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My #2 window faces north, looking toward the downtown of Portsmouth about 4 blocks away. Plenty of trees in this view much to my delight. The autumn leaves were awe inspiring, as you can imagine. I’ve always been a tree lover so the patterns of these branches are as special to me as a fine painting. There’s something very satisfying about the bare branches of trees in winter, their strong but flexible form, the way they reach up and outward like inviting hands.

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Speaking of windows, I pass this one several times a day on the stairs and when it’s frosty like this I pause to admire the patterns. It could be the improvements made in window technology these past decades but it seems to have become rare to see frost like this on a window. It seems something we must all intuitively remember having seen in a long past era. It feels elemental and old fashioned, a fairy tale? or something so magical and beautiful it could only be produced by nature.

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And now we come to our beating “heart of winter” found inside the carriage house, a smaller attachment to the total house at 411 Middle. It’s large living room has a gas stove that mimics the look of an actual fireplace. Since this is the main source of winter heat for the three floors of the carriage house it is almost always on. It’s very attracting and comforting. Besides that the room has a high ceiling and two walls of almost all windows with views out to the back garden. On a winter morning, that also happens to be sunny, the combination of sunlight and fireplace is like a magnet for the Soul.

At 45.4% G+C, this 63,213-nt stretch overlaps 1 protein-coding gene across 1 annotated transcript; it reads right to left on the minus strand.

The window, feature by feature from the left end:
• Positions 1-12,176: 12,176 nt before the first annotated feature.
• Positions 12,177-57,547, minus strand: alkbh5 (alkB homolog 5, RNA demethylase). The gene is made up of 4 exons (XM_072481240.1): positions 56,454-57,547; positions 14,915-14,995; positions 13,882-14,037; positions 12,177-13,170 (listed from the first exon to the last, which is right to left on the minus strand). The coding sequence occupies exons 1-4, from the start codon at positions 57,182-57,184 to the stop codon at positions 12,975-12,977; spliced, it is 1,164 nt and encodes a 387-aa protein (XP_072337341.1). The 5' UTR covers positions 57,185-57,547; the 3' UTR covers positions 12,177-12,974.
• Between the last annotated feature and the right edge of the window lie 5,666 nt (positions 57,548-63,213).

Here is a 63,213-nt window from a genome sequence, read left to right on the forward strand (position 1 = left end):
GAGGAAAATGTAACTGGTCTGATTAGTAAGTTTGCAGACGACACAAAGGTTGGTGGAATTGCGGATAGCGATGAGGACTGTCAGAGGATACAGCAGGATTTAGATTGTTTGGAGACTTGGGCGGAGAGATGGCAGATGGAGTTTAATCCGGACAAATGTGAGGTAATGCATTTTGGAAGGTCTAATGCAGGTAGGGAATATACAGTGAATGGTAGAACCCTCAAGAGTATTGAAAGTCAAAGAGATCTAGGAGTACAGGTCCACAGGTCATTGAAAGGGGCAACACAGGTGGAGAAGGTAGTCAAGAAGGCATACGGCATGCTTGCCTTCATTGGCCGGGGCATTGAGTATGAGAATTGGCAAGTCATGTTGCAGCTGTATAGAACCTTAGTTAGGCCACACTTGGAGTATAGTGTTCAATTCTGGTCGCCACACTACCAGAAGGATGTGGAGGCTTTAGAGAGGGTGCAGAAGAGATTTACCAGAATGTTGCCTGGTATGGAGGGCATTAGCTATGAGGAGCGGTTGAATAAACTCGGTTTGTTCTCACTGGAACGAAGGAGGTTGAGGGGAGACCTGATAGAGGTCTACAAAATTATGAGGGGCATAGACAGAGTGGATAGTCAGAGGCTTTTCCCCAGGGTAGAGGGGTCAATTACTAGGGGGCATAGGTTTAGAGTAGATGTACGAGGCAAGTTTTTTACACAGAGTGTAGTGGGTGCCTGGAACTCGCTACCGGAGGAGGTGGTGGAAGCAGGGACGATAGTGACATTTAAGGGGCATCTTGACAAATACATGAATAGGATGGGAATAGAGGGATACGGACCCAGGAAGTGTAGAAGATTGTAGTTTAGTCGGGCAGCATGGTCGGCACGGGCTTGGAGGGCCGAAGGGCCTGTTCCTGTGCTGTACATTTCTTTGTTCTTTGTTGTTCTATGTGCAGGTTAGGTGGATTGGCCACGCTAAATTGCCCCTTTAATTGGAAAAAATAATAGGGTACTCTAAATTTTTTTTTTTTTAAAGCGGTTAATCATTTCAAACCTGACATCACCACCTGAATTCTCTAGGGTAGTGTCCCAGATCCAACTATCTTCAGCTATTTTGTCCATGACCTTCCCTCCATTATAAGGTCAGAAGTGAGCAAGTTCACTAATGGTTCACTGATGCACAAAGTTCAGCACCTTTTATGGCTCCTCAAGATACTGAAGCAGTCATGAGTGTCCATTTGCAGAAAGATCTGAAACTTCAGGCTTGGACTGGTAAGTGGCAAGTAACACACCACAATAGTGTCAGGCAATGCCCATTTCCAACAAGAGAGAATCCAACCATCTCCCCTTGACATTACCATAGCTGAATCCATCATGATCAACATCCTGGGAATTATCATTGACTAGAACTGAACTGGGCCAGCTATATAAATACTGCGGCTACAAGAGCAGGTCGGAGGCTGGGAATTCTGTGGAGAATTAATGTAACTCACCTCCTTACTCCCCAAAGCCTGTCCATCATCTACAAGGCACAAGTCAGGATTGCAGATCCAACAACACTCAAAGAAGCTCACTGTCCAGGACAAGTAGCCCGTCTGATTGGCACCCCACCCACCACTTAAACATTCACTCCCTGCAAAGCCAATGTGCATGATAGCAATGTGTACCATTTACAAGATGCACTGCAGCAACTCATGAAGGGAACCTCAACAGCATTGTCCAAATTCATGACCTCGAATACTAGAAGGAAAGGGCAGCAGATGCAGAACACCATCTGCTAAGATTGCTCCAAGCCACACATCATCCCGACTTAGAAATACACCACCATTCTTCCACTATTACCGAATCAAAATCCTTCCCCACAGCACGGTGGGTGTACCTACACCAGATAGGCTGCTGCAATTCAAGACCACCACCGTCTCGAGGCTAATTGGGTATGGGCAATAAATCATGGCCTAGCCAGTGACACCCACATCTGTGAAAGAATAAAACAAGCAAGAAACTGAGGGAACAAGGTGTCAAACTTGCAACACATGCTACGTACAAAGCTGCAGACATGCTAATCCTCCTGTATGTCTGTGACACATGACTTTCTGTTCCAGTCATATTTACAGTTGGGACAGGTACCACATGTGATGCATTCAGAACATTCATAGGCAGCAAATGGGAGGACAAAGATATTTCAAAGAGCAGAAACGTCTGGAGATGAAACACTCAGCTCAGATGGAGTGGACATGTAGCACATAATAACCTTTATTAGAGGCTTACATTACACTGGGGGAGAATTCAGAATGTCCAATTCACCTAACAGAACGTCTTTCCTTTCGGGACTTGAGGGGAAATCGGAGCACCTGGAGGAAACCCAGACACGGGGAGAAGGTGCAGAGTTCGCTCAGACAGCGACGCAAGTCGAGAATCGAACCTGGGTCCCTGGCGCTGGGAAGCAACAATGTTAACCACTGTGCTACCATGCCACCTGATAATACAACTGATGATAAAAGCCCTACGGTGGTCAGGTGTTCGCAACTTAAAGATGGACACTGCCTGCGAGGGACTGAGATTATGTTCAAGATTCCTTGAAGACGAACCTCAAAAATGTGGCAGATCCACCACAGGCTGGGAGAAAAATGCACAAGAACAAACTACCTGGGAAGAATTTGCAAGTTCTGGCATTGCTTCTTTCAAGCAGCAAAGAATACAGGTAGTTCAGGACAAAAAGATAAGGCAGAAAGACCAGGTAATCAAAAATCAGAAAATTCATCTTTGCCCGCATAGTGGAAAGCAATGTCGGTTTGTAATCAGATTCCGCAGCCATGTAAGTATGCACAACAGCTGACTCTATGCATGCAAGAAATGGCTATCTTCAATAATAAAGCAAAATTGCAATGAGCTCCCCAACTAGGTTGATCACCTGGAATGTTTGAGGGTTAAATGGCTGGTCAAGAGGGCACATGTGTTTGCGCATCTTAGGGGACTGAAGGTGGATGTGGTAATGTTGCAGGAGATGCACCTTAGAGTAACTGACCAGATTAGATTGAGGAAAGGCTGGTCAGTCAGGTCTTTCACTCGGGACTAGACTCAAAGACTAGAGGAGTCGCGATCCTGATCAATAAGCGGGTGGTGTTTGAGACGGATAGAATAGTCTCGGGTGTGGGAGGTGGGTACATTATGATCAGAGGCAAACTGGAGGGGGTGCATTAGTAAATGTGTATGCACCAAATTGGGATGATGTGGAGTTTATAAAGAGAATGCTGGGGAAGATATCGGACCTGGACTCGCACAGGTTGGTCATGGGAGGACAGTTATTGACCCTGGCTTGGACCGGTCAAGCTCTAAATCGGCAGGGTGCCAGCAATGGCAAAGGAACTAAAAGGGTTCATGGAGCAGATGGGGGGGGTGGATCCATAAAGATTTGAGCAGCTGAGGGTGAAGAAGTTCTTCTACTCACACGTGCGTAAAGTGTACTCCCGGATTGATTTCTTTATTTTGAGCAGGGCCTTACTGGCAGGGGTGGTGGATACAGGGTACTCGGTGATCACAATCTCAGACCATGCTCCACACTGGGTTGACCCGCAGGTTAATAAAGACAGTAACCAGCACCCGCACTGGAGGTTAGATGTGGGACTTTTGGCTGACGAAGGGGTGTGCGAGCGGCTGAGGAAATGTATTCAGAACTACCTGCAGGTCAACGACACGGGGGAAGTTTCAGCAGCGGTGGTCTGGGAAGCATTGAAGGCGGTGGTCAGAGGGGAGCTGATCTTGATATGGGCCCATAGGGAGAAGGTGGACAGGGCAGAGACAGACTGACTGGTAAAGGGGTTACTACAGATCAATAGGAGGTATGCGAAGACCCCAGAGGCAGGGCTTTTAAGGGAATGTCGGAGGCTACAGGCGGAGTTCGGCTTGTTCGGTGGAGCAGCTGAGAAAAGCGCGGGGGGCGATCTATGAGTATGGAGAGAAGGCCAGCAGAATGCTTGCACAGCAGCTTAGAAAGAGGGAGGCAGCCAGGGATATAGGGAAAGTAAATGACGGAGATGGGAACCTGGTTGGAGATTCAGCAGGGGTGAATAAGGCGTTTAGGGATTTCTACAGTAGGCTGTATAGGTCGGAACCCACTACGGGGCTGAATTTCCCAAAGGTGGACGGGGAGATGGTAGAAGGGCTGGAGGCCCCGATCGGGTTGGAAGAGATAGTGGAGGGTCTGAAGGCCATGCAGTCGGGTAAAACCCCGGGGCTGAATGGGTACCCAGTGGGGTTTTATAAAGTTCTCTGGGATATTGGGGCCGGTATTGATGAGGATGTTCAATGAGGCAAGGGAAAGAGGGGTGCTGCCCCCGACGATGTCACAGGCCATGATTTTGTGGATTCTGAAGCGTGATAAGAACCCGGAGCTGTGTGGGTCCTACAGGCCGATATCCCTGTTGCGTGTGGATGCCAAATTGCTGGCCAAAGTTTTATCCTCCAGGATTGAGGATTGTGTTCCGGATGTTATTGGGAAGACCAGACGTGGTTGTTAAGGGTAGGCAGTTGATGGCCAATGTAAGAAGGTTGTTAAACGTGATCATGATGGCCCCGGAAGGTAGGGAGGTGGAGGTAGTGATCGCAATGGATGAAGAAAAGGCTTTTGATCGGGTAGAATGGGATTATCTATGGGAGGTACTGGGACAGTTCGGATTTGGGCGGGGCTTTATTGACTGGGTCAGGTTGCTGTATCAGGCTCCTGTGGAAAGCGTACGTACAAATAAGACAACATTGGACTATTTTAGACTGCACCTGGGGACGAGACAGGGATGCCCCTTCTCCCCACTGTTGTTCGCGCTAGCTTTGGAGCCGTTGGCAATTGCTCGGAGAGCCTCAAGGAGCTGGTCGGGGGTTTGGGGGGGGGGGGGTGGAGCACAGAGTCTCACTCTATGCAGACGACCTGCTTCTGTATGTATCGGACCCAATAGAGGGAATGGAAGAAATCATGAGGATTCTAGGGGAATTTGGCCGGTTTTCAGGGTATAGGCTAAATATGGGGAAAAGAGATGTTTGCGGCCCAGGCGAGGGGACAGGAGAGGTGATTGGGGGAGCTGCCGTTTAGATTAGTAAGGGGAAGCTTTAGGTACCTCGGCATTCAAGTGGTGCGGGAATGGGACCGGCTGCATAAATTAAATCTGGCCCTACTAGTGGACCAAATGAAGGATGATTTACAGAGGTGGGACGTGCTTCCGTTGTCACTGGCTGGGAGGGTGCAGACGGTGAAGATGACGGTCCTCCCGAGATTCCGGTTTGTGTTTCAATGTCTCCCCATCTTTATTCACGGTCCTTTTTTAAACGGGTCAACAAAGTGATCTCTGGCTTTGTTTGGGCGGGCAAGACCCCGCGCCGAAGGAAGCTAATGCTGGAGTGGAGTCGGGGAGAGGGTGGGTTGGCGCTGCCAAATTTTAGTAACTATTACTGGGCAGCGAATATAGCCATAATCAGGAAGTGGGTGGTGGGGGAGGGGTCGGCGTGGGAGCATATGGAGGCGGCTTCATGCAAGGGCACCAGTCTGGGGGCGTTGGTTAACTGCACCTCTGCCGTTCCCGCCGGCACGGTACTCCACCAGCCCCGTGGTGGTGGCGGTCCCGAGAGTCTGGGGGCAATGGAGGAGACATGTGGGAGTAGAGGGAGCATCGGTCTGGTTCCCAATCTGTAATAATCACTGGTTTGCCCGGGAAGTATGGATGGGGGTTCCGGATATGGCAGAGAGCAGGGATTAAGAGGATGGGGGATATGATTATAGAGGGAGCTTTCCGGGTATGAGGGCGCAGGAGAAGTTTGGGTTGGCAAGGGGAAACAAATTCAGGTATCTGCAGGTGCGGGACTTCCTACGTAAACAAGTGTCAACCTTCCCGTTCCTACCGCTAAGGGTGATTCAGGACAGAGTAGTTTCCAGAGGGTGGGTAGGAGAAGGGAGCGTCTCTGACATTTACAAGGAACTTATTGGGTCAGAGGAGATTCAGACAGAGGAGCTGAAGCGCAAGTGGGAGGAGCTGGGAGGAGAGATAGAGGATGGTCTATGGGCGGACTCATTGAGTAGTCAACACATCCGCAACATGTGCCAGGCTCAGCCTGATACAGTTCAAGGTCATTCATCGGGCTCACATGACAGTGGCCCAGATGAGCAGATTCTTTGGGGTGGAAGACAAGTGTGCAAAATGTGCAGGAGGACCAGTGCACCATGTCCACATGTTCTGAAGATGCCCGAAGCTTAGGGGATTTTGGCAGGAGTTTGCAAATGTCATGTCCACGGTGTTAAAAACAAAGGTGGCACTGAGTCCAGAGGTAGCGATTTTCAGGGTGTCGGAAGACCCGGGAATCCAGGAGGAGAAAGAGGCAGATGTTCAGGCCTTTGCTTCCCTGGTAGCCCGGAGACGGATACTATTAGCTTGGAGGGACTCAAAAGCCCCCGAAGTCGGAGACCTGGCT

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The contrast in this photo of my granddaughter, Charlotte, visiting the carriage house living room illustrates the intensity of the light coming in the room. She has absconded with Bob’s blue exercise ball which he keeps in his office down the hall.

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I recall I mentioned I would talk about my switch to a raw/vegan diet when I moved into the house last May. I’d been exposed to the diet in Ketchum through Ananda’s popular juice bar but had never really pictured myself adopting it. But seemingly out of nowhere I had this opportunity and I embraced it. It seems one of the barriers to the diet is the trouble and expense of amassing the equipment that breaks down raw food so that it can be utilized better by the body in the forms of juice, smoothies, sauces and crackers. In this case all the equipment was there. I just needed to familiarize myself to it and learn as much as I could as fast as I could to get on with eating in a new way.

My first teachers were Bob, the resident owner, and Ken, a fellow house-mate who loved the raw diet and was available and willing to share what he knew. I started out with smoothies and salads. I missed my old fruit and granola breakfast so eventually came up with a recipe to make my own version of raw granola.